What sectors generate innovation? High spend markets, high engagement markets, and weak user experience markets (slides 78-80).

Drones are here, their use is expanding, and the market for them could be far larger than anyone expects (slide 86). That is, if regulators allow it.

We’re accustomed to buying goods on the Internet but mobile-enabled millennials want everything delivered when and where they want (slide 122).

Chapter one of explosive Internet adoption featured the USA. The second chapter was China. Chapter three is likely to be India, and it will heavily feature mobile (slides 165, 169-170).

View the slide deck  or download a PDF of the full report. Like any trends report, this is only relevant to the degree it affects your work and business. Are you seeing any of these trends impact your work? If so, how? Drop me a note and let me know.

Useful distractions

In my opinion, most business books just aren’t that good. But if you want summer reading that says something useful and relevant about how to approach your work, start with The Creative Habit: Learn It and Use It for Life. There’s no pretense of offering an easy solution or secret that will catapult you ahead of your peers. Instead, it focuses on the idea of creativity as the product of habits, discipline and persistence.

“I need to buy a ____________. What do you recommend?” I hear this a lot, and these days I point anyone who asks toward thewirecutter.com. Whether you need to buy a shovel or laptop, you’ll find comprehensive, well-reasoned recommendations that almost always hit the mark.

I tend to focus on the digital world, but I love good writing instruments. A couple of weeks ago I lingered in Books Kinokuniya for far too long, testing a variety of pencils that don’t show up in Office Depot. Others share my interest; here’s a fascinating look at a pencil shop in New York.

August Insights for March 2015

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Two ideas to save you time and money; an important question about customer service; and, one more thing (from Apple).

Every agency and brand I work with is careful about how they use their resources. This issue of August Insights offers a couple of useful tips: One to test product ideas, the other to reduce the frustrations of capturing and processing all the data that confronts us.

I’ve also included a link to a worthwhile examination of customer service and its alignment (or lack of) with brands. It’s great reading.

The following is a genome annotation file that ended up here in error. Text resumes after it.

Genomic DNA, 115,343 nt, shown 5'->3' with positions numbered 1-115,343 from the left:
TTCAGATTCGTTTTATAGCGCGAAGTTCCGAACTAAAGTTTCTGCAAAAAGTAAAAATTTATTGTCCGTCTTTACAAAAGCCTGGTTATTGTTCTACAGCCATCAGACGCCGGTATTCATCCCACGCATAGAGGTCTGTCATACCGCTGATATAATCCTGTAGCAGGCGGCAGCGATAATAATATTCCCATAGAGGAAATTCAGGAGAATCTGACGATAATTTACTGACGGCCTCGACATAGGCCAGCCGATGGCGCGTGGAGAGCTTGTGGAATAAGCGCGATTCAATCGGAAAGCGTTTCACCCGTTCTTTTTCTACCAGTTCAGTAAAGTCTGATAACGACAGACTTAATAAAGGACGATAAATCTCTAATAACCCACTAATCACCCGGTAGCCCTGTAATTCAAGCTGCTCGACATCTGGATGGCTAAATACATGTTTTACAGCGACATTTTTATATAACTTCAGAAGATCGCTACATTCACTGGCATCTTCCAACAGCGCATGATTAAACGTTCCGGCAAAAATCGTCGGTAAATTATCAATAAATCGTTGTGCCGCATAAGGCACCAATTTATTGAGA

Plus, I can’t get away from news about the Apple Watch. I’m curious about whether you plan to buy one, and will include your perspectives next time when I look at where the growth of wearable technology is taking us.

Ian Joyce
Principal, August Communication Consultants
@augcomm

The simple way to test your product idea

There are a lot of product ideas in search of customers. That’s backwards; good products start with a need, even if customers haven’t yet identified it. But too often designers, engineers and others start with what seems to be a can’t miss idea and then they wonder why it never gains traction.

There’s a simple way to help your idea avoid that fate. It’s not new or original and it’s not guaranteed. Amazon uses this technique, and they have their share of product misses. But the cost is low and there’s high probability you’ll recognize problems before you invest even more time and resources in something that’s destined to land on the market with a thud.

Start with a press release that names your product and describes the customers, how they benefit, the problem it is designed to address, and how the product elegantly solves it. An Amazon manager provides a terrific template for this press release.

The beauty of starting with a product announcement–the last stage in some product development cycles–is that it puts the product manager in the customer’s position and demands answers to basic but sometimes difficult questions. It takes the pride in having a (seemingly) great idea out of the equation and tests the idea against real world needs. It does it without focus groups, prototyping or other steps that cost money. Best of all, it’s a powerful counterweight to the fantasy of the idea person.

Can analog note taking compete with digital tools?